The NHS has given £3.2 million in sight loss compensation to a glaucoma patient after a series of impeded appointments and a lack of further assessment left them blind. Although the case was diagnosed in 2016 after an initial eye appointment with an optician and a specialist ophthalmic clinic, action was taken too late to prevent the 35-year-old woman from going blind.

How much sight loss compensation did she receive?

The woman received £3.2 million in sight loss compensation. This was decided following a review, during which the NHS stated that if there had been a quicker lead in follow-up appointments, the patient would not have become blind, and the case of glaucoma could have been treated more effectively.

Why was the NHS liable?

Even though there had been no history of glaucoma within her family, the patient in question was diagnosed with primary open angle glaucoma a month after her first ophthalmic session. Although this led to an urgent referral, the patient did not receive notice of further treatment or help for her condition for three and a half months at Southampton Eye Hospital, which specialises in diseases of the eye and treatments for them.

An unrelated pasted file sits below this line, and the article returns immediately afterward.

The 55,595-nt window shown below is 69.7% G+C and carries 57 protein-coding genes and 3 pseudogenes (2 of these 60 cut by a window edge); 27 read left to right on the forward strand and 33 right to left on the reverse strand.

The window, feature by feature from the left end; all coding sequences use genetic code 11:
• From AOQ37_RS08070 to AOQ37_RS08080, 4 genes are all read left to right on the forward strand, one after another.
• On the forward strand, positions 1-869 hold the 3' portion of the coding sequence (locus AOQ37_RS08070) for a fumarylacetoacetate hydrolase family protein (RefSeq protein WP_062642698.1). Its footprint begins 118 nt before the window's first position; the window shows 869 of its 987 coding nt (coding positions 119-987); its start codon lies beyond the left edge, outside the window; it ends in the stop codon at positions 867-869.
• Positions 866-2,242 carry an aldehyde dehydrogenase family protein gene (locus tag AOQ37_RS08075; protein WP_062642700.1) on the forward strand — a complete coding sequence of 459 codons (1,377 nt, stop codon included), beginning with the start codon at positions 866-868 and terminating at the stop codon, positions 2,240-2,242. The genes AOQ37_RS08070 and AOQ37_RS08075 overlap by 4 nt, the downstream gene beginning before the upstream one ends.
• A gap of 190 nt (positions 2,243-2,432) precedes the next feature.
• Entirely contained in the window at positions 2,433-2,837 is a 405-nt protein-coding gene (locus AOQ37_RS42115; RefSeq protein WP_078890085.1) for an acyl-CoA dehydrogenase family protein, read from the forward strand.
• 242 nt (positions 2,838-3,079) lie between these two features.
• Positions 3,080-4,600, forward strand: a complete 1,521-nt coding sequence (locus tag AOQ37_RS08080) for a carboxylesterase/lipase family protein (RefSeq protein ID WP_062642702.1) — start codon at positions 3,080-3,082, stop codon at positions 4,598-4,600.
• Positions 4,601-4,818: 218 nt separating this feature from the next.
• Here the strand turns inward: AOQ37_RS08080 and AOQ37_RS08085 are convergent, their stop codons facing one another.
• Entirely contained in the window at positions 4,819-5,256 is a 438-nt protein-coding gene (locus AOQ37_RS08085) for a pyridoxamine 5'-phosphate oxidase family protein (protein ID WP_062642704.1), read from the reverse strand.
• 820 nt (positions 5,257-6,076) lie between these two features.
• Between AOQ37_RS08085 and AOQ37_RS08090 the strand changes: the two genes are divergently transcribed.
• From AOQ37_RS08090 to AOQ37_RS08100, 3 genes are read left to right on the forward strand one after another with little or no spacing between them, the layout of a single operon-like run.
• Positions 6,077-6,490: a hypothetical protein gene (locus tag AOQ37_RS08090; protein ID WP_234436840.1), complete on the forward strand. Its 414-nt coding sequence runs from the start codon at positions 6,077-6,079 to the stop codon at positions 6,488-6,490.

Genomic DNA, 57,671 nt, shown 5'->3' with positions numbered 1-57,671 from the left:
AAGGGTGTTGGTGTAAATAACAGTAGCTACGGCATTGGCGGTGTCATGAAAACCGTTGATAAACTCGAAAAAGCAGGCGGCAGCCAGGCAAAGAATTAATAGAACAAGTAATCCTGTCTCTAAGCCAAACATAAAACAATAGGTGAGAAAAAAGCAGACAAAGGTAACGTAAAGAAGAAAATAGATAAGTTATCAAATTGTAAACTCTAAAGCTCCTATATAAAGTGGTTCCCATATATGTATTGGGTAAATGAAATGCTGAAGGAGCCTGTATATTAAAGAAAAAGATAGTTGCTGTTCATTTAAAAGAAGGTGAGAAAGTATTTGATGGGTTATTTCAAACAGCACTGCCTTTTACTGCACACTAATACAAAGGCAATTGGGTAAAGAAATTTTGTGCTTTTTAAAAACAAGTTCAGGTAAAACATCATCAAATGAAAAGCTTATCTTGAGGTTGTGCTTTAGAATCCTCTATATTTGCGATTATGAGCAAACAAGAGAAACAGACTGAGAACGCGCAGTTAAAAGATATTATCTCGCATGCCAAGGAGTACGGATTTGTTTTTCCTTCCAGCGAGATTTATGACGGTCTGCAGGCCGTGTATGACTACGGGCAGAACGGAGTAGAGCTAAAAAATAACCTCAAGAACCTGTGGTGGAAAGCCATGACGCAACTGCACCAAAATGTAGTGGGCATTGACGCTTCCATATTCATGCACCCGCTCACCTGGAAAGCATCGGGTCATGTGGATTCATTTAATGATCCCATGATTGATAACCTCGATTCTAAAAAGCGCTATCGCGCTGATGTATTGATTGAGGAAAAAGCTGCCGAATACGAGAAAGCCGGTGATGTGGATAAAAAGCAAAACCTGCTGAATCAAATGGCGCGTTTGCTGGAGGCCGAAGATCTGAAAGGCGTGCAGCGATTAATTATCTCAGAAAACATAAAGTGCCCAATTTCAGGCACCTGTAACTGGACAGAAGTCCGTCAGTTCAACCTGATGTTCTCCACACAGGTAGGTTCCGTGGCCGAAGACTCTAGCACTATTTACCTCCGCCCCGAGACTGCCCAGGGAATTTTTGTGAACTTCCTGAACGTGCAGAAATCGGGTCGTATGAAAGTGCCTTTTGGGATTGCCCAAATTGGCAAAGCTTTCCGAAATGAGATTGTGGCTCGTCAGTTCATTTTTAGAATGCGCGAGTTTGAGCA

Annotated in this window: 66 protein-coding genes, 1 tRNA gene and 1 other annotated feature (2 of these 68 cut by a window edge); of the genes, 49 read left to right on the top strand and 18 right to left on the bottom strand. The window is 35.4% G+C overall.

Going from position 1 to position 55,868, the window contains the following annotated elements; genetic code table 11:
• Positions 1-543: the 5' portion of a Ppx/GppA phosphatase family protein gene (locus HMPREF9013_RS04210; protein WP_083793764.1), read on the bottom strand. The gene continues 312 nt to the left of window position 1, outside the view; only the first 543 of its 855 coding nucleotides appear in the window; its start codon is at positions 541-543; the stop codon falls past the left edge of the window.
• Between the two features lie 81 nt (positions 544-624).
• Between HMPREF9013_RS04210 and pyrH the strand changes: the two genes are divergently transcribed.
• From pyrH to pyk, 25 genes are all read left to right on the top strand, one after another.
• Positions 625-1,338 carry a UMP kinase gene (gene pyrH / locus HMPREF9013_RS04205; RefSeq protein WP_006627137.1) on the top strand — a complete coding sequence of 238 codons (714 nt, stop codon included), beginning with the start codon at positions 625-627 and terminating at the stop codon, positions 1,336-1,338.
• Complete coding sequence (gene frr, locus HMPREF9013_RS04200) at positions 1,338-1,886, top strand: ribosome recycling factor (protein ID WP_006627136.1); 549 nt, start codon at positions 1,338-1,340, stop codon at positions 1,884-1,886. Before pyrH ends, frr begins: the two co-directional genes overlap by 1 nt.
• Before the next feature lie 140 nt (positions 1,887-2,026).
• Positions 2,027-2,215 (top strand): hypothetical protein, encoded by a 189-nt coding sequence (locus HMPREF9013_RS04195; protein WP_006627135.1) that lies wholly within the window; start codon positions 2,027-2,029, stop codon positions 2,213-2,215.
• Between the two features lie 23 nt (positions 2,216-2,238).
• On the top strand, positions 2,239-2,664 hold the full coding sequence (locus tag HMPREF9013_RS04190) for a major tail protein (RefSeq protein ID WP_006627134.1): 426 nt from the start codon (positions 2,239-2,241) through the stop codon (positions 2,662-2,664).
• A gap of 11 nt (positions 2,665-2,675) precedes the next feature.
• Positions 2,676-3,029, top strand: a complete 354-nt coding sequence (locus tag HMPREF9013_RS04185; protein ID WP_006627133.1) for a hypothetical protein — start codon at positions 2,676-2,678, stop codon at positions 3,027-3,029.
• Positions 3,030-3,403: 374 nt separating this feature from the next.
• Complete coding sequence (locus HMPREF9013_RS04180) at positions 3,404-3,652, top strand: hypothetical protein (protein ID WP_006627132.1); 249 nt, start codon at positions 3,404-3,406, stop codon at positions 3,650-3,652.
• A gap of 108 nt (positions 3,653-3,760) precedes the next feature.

When the patient did finally get an appointment, she was given eye drops and the promise of future appointments on a regular basis at the centre. Drops are a common treatment for the condition; however, the woman did not receive any communication thereafter about potential appointments for a period of 10 months, between November 2016 and September 2017. Reporting that her eyesight was deteriorating and that the eye drops were not as effective as hoped, she called the centre several times asking for further treatment, but no appointments were given to her.

Although she was seen twice more in 2017 (when her intraocular pressure was 26mmHg in both of her eyes), and three times in January 2018, no extra treatment or surgery was given. It was only when she went blind in February 2018 that laser eye treatment was provided. However, by this time, it had no effect on her.

What does this mean for the NHS?

The fact that the NHS admitted to a breach of duty highlights a larger issue, which is evidenced by an NHS Serious Investigation Report. This report showed that no clinical risk factor for individuals was assessed at any time and this allowed conditions to worsen without treatment. This has led to the Healthcare Safety Investigation to begin a national scale report on the treatment of glaucoma, with professionals concerned about the delay in appointments for serious conditions across the country.

What should you do if you have experienced medical negligence?

Here at The Medical Negligence Experts, we look to represent cases of serious medical negligence. You will be considered eligible if medical negligence has led to your condition (or a loved one’s condition) worsening or becoming fatal. Contact us and we can guide you through the NHS complaints service, as well as help you receive the compensation that you deserve for your condition.